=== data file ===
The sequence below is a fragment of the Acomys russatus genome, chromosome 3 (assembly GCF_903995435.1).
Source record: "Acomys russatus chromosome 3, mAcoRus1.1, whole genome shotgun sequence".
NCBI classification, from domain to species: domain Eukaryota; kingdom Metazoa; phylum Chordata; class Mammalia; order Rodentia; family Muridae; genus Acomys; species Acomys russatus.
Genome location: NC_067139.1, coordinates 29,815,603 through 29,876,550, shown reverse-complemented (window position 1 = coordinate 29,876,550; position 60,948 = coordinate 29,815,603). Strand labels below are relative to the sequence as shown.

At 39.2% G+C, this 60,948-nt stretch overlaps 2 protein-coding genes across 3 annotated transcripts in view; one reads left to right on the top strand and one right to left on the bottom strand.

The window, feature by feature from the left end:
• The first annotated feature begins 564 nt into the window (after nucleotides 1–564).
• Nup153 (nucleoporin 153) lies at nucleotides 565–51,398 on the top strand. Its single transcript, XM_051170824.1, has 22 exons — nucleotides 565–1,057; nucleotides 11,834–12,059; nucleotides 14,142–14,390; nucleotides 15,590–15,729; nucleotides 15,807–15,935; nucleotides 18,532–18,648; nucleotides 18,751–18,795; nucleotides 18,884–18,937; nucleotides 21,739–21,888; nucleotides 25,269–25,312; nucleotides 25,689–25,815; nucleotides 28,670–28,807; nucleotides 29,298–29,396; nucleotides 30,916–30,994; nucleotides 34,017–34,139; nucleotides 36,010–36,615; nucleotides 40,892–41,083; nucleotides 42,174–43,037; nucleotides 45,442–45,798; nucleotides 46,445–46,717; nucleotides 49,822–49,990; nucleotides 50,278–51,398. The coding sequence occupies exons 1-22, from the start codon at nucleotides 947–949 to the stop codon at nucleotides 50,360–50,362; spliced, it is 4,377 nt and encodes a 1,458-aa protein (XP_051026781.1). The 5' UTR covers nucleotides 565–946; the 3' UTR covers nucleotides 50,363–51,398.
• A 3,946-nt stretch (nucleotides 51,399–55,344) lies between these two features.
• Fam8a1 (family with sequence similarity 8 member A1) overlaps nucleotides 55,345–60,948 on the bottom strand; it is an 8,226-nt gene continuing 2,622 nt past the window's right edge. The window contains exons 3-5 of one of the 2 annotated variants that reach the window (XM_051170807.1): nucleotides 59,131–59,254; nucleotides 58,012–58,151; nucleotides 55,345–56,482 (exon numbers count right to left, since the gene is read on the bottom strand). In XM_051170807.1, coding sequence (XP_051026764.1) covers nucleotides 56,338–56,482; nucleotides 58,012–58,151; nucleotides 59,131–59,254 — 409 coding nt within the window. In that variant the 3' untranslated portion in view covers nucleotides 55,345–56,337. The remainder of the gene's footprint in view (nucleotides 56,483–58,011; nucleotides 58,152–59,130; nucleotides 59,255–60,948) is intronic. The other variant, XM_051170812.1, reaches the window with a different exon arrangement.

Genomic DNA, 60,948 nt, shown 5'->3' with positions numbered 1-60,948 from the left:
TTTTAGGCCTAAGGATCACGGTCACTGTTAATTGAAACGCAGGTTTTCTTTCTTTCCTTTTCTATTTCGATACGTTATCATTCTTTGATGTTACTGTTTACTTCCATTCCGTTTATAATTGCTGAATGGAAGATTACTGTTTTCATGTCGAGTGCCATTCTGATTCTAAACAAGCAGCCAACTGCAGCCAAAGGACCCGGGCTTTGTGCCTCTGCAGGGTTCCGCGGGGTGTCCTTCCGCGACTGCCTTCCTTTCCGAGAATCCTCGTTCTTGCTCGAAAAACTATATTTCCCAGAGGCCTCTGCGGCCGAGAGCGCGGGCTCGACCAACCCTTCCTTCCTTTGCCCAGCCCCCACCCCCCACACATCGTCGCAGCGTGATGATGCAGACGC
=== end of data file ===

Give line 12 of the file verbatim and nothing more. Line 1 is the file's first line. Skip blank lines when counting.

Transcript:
TTTTAGGCCTAAGGATCACGGTCACTGTTAATTGAAACGCAGGTTTTCTTTCTTTCCTTTTCTATTTCGATACGTTATCATTCTTTGATGTTACTGTTTACTTCCATTCCGTTTATAATTGCTGAATGGAAGATTACTGTTTTCATGTCGAGTGCCATTCTGATTCTAAACAAGCAGCCAACTGCAGCCAAAGGACCCGGGCTTTGTGCCTCTGCAGGGTTCCGCGGGGTGTCCTTCCGCGACTGCCTTCCTTTCCGAGAATCCTCGTTCTTGCTCGAAAAACTATATTTCCCAGAGGCCTCTGCGGCCGAGAGCGCGGGCTCGACCAACCCTTCCTTCCTTTGCCCAGCCCCCACCCCCCACACATCGTCGCAGCGTGATGATGCAGACGC